Picking the Right Activity to Meet Your Fitness Goals
If you have not exercised in a while, getting moving again can seem intimidating, especially if you equate working out with performing a punishing routine in a gym full of super-fit people. “I’m not one of them,” you may think; “I’m too weak, too old, too heavy, or simply not obsessed with my body image the way ‘they’ are. Why bust myself to lose just a bit of weight, which I might gain back anyway?”
In reality, though, there are many different reasons to exercise other than weight loss, and countless ways to do it without setting foot in a gym. Many relatively simple activities can improve your balance, flexibility, energy level, and general feeling of well-being, helping you to accomplish tasks in your daily life more easily. These activities can be done at home or in a neighborhood park, and many can be done either alone or with an activity partner or group.
Once you have received your doctor’s go-ahead to start exercising or to increase the intensity of what you’ve already been doing, try a few of the exercises described here to help you meet specific fitness goals, such as increasing your strength or reducing pain. You may be surprised by how much better you feel.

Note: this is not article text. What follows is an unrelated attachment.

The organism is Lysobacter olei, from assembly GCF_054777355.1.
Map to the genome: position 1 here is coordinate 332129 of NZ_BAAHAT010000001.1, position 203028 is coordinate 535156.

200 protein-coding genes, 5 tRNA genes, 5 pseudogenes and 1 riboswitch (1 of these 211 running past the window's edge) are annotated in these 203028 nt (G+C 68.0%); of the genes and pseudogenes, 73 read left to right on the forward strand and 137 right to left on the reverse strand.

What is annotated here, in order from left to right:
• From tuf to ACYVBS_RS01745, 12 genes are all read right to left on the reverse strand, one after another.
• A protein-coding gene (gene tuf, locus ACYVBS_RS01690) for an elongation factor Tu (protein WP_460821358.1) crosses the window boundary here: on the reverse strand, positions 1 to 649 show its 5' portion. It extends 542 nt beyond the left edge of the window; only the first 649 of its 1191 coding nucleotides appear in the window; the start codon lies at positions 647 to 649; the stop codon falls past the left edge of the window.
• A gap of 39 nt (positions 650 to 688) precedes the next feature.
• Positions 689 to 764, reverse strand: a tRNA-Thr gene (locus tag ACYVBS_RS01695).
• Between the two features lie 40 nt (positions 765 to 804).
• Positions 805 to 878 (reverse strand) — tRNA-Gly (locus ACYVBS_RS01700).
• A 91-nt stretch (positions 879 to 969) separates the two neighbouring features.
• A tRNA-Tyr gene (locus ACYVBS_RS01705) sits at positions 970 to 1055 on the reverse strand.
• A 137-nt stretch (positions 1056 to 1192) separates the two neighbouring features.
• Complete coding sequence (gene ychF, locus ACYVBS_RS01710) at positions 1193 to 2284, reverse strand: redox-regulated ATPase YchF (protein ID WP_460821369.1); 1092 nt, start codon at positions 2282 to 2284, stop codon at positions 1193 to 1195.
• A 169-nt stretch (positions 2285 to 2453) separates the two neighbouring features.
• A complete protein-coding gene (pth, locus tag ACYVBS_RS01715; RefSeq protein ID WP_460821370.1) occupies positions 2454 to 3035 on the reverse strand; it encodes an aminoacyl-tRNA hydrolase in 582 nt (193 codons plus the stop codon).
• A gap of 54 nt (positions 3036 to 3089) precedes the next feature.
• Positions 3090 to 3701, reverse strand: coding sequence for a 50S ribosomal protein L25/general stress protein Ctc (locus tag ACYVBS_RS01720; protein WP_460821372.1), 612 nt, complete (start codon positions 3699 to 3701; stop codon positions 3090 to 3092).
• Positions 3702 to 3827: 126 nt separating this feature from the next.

Improving your balance
It’s hard to feel comfortable doing any type of exercise when you feel wobbly doing it. This means that improving your balance can help you get fit in other ways, as well. To boost your balance, Karen Kemmis, a physical therapist and certified diabetes educator who works at the Diabetes Center of the State University of New York’s University Hospital, recommends trying to balance on one foot while standing near the kitchen counter, so that you can hold on if you feel unstable. Build up to holding this pose for 10–20 seconds on each foot. It can help to focus your eyes on an object in the distance while you try to balance.